A new report released last week by the City Club of Portland outlines the challenges and opportunities our community faces concerning homelessness and health care reform.
The report found what many advocates have argued for years, that one of the greatest social determinants of health is housing.
According to the report, national surveys have found that homeless individuals are three to six times more likely to become sick than those who are housed, and Multnomah County is no exception. More than half (53 percent) of the homeless population in Multnomah County were found to suffer from potentially life threatening disabling conditions, with 17 percent of the unsheltered population reporting a chronic health condition.
The annual report, produced by the local government, the medical examiner’s office and Street Roots, found that from 2011 to 2013 more than 135 people experiencing homelessness died in Multnomah County. This only includes individuals who actually died outside and doesn’t include individuals who were homeless but died in a hospital or other such shelter. We know the number to be much higher. The average age of death for all three years was in the mid 40s — well below the average life expectancy of 71 years in Multnomah County.
The City Club report concludes that despite issues with the Cover Oregon website, new Medicaid enrollments of the homeless population are high. Participants were enrolled in OHP by social-service providers, housing and health care workers, the police and others in law enforcement. Street Roots has seen this first hand. Partnering with Central City Concern and others we were able to enroll more than 90 percent of our vendors.
We also know that maintaining this kind of effort will require the support of local and state government to ensure that people experiencing homelessness are engaging the health care system in a timely manner. Even with an address and resources, it’s not easy navigating America’s health care system. Our community must remain diligent in not only providing, but helping facilitate access to our health care system.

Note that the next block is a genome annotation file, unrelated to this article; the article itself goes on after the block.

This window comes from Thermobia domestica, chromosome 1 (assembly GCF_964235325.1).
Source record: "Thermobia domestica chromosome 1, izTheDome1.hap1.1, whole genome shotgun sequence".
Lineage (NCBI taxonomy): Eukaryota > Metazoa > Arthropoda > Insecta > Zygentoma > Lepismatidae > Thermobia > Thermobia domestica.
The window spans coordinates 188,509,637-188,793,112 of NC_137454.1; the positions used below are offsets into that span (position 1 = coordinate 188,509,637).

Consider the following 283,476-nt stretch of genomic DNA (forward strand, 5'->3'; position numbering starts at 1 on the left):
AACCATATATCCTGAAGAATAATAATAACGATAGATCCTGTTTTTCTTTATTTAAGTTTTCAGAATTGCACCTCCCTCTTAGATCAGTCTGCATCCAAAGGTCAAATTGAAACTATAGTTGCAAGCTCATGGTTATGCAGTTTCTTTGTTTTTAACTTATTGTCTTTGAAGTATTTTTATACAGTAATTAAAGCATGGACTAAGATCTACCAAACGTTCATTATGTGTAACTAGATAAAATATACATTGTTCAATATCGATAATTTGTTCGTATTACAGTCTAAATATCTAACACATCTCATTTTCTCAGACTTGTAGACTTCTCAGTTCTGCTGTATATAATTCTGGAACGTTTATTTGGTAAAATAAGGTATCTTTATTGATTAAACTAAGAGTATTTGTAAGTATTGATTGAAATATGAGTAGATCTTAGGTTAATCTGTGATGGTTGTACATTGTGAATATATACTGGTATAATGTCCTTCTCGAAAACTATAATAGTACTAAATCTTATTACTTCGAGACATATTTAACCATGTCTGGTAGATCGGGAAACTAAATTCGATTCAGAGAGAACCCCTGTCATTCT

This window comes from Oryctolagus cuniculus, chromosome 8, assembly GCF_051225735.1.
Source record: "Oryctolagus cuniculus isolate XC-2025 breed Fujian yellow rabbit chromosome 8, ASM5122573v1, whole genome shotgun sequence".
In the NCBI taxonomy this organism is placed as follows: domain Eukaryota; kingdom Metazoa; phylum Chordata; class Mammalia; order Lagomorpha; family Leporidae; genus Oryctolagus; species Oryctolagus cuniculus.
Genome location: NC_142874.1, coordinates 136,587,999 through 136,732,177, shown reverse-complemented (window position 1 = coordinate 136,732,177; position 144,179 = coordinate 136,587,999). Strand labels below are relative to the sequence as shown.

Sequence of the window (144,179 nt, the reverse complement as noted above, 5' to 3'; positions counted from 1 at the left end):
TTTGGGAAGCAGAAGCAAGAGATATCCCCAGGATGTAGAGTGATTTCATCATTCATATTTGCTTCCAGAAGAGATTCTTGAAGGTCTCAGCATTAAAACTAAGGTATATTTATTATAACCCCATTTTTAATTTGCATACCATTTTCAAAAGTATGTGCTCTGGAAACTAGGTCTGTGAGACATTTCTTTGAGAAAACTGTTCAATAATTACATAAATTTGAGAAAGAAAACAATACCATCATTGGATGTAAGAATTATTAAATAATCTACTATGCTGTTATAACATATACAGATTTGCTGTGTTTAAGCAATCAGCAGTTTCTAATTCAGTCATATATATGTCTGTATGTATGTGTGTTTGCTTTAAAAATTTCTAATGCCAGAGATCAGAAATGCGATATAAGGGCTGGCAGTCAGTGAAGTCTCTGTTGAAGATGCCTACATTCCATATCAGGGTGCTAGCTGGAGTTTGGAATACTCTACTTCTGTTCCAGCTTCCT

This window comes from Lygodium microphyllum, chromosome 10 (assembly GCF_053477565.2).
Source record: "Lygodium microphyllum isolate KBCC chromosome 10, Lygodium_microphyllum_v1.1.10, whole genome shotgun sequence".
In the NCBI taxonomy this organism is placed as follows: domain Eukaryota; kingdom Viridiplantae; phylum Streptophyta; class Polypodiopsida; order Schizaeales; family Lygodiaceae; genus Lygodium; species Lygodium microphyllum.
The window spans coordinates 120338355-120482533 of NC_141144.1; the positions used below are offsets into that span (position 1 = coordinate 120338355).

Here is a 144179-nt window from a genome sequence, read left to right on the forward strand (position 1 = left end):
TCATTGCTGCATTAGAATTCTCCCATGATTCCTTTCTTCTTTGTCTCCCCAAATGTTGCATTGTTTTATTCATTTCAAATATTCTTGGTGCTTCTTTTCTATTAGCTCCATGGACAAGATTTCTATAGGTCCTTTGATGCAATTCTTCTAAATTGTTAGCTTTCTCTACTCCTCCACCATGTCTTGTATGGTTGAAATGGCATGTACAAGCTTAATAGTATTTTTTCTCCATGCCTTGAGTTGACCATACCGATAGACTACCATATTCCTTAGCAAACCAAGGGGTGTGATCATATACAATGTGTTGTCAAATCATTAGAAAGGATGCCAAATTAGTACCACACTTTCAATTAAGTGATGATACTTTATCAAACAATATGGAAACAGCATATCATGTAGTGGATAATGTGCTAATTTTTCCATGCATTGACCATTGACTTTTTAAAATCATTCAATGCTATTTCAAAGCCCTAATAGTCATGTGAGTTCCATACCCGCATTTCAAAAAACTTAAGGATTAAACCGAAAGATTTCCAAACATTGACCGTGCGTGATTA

Some of the report’s other recommendations include:
-By 2016 all health care providers should be trained to address the special needs of homeless populations;
-Anyone on the streets discharged from a hospital should have a housing or shelter plan; and
-Multnomah County and the city of Portland should look at increasing housing resources for people experiencing homelessness.
The final recommendation, which may in the end be the most important one, is to have health care and housing advocates, government officials and others who work in the interest of the homeless, to strongly advocate for the social determinacy of housing. “It will further strengthen applications to receive funding for housing from public and private foundations, granting entities and private philanthropy sources.”
In November, hospitals in Orlando, Fla., pledged $6 million specifically for rent assistance to assist individuals and families. There’s no reason that local hospitals and health foundations in the region shouldn’t be making the same investment.
Street Roots believes that with the emergence of health care reform we can significantly decrease the number of people experiencing homelessness in our community. The pieces are in place. All it takes is the leadership to make it happen.